Events

June 28, 2012

Exercise Burmese Chase

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Story and photos by Lance Cpl. Bill Waterstreet
Desert Warrior Staff
Burmese9
Capt. Doug Webster, the British Royal Artillery 148th Battery, 29th Commando Fire Support Team commander and operations officer and a native of Hampshire, Eng., leads his commandos off a Ch-53 Sea Stallion during Exercise Burmese Chase, on Marine Corps Air Station Yuma’s Chocolate Mountain Aerial Gunnery Range, June 20. The commandos and the Marines of 1st Air Naval Gunfire Liaison Company, Supporting Arms Liaison Team Charlie then proceeded to practice calling in casualty evacuations with the sea stallions.

As the sun rises over the desert hills of southern Arizona, U.S. Marines and British army commandos can clearly see the similarities between Afghanistan and Yuma.  From the unbearable heat to the uninhabitable terrain, Marine Corps Air Station Yuma’s ranges set the stage for the culmination of this year’s Exercise Burmese Chase.

Burmese Chase, a bilateral training exercise between U.S. and British military forces, is conducted every year to hone the skills of forward observers, and on June 20-22 it culminated in three days of live-fire close air support on simulated hostile forces.

Marines from 1st Air Naval Gunfire Liaison Company (ANGLICO), Supporting Arms Liaison Team Charlie, based at Camp Pendleton, Calif., and British Army Commandos of 148th Battery, 29th Commando Fire Support Team, Royal Artillery, trained together on the ranges of MCAS Yuma while being supported by elements from here and Camp Pendleton.

Sgt. Miguel Machado, the 1st Air Naval Gunfire Liaison Company, Supporting Arms Liaison Team Charlie radio chief and a native of Milwaukee, Wis., inspects solar-powered gear on Chocolate Mountain Aerial Gunnery Range, June 20. This gear was being demonstrated and tested as part of Exercise Burmese Chase.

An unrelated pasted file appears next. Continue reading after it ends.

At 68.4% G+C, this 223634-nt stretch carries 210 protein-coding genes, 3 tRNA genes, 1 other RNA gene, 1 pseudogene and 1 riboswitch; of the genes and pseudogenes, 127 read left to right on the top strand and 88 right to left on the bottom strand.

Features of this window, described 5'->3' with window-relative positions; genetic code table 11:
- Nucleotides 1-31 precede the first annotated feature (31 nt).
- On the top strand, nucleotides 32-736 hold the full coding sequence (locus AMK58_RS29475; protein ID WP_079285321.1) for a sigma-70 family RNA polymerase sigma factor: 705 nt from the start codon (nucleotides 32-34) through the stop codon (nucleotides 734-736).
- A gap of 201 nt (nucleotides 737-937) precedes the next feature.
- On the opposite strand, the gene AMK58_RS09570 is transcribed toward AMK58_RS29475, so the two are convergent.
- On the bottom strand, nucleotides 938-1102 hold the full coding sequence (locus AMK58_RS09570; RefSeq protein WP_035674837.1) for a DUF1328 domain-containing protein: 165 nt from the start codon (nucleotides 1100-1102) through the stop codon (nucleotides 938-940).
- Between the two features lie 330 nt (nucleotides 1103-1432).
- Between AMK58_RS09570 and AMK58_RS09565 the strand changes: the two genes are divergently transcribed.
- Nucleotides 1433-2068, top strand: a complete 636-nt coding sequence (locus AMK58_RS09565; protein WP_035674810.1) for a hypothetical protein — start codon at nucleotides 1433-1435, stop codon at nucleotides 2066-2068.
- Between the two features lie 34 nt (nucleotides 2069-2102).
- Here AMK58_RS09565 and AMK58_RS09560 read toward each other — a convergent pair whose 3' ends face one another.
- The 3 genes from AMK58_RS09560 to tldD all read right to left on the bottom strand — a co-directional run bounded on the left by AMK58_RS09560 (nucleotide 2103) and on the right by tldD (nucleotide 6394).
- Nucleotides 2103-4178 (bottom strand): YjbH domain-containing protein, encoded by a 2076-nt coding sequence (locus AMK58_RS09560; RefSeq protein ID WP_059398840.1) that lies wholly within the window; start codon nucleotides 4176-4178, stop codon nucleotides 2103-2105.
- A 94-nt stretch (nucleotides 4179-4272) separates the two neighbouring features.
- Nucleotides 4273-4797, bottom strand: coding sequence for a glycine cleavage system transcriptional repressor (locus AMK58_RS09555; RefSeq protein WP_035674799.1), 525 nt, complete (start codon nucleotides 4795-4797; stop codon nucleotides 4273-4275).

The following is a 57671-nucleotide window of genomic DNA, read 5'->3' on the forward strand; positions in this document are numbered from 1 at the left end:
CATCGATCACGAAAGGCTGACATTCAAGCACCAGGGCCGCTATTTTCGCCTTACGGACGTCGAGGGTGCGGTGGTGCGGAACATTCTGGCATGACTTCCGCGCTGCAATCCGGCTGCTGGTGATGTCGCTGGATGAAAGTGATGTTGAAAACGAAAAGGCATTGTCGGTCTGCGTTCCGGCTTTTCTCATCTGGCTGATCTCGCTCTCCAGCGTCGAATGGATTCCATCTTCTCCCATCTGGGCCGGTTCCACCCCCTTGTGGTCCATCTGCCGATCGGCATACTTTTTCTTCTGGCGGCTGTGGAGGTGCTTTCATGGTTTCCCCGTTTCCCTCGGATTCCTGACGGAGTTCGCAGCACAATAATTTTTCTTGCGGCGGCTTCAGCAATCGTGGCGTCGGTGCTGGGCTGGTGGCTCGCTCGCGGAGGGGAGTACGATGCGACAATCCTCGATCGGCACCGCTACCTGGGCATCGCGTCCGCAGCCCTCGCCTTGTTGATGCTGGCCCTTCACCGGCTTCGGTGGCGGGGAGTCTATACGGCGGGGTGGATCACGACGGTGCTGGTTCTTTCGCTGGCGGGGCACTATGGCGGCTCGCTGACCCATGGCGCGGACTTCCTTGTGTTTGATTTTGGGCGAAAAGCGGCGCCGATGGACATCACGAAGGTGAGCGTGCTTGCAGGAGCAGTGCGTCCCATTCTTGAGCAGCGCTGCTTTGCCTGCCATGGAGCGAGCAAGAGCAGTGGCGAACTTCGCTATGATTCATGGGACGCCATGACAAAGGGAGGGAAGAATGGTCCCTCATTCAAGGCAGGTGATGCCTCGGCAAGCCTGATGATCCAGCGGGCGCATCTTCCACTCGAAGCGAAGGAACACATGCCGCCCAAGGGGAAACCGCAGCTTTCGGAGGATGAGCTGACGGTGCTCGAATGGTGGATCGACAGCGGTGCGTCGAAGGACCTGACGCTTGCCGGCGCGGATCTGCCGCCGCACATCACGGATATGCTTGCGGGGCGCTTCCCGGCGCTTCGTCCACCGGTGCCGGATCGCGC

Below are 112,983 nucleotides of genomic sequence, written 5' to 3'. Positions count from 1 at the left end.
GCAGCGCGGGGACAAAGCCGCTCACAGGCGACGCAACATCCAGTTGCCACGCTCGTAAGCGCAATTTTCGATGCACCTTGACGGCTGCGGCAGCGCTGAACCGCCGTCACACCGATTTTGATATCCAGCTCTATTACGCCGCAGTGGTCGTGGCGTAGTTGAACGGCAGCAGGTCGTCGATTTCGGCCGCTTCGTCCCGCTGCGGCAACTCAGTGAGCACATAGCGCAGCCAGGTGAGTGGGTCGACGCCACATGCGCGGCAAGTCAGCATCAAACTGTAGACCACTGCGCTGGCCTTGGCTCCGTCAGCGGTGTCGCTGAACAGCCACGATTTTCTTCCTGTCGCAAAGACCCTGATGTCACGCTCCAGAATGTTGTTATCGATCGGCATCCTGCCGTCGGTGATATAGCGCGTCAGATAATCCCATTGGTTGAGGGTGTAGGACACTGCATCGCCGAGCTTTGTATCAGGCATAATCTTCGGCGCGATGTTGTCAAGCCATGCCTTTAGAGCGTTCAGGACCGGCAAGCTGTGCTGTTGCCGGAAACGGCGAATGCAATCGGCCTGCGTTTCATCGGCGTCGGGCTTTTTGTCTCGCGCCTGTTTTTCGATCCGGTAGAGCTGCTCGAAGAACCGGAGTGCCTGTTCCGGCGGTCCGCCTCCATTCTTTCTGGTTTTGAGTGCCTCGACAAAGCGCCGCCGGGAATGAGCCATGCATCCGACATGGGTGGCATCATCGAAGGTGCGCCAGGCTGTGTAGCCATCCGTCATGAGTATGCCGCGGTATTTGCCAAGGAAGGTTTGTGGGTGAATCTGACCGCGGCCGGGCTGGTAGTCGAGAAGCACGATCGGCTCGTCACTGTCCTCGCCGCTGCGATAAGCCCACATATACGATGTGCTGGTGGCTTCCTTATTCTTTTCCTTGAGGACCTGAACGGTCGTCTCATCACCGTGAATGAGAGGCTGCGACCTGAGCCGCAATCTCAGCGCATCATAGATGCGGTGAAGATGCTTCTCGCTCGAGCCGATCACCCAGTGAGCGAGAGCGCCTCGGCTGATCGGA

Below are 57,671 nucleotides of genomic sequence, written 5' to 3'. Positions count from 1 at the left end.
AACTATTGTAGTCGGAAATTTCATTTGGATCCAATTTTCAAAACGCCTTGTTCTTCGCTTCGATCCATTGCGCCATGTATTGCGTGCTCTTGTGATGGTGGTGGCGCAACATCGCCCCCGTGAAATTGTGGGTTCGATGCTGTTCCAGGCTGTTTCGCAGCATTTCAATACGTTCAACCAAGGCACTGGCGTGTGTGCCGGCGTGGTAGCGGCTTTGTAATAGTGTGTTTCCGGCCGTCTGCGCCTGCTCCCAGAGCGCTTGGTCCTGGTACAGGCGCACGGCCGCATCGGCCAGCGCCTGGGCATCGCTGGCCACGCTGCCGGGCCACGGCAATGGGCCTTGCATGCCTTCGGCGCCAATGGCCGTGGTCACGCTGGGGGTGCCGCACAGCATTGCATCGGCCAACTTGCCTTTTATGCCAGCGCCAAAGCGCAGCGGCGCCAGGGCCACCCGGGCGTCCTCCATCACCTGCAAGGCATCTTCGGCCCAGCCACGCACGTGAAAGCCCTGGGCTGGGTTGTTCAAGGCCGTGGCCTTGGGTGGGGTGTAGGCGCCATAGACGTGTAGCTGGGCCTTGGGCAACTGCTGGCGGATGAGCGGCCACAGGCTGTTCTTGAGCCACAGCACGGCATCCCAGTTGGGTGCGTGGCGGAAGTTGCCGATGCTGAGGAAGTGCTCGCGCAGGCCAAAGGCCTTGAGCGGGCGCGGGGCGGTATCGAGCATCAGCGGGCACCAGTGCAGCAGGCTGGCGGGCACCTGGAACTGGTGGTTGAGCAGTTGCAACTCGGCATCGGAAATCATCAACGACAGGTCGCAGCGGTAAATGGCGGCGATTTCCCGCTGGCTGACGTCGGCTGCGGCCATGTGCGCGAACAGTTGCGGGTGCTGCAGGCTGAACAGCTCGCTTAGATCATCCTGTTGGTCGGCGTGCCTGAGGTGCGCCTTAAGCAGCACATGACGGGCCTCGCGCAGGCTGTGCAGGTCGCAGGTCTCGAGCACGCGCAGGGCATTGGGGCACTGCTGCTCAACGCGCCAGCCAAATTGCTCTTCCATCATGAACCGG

This training focused on the improvement of both nations’ capabilities to call for fire from supporting arms, especially air assets. During their stint in Yuma, both 1st ANGLICO and the 148th Battery called in dozens of air strikes and casualty evacuations to Marine Aircraft Group 39 assets while Marine Wing Support Squadron 371 provided expeditionary refueling support to keep the helicopters close to operations on the ground.

“This is exactly what we will be doing in Afghanistan,” said Capt. Jesse Rangel, the 1st ANGLICO, SALT C air officer and a Hudsonville, Mich., native. “This encompasses the whole Operation Enduring Freedom scheme of maneuver for ANGLICO teams.”

ANGLICO exists as a go between for joint and international forces to coordinate supporting fires, be it ground artillery, naval artillery or air support. The forward observers of the 148th Battery also coordinate supporting fires for ground forces and often work with international assets. Both units strive to assure forces which haven’t trained together can operate efficiently with each other.

“We’ll be establishing observation posts near villages,” added Rangel. “We’ll be watching Marine infantry, Jordan infantry and British infantry head in and we need to be able to communicate with supporting aircraft with the equipment we have out here. We might have to communicate through a young Marine, British soldier or Afghan National Army soldier out front to provide support.”

Elements of Marine Wing Support Squadron 371 refuel one of Marine Aircraft Group 39’s AH-1W Super Cobras while it takes part in close air support operations in Exercise Burmese Chase on Marine Corps Air Station Yuma’s Barry M. Goldwater Range, June 22. The pilots of MAG-39 were guided in their operations by forward air controllers from British and American units.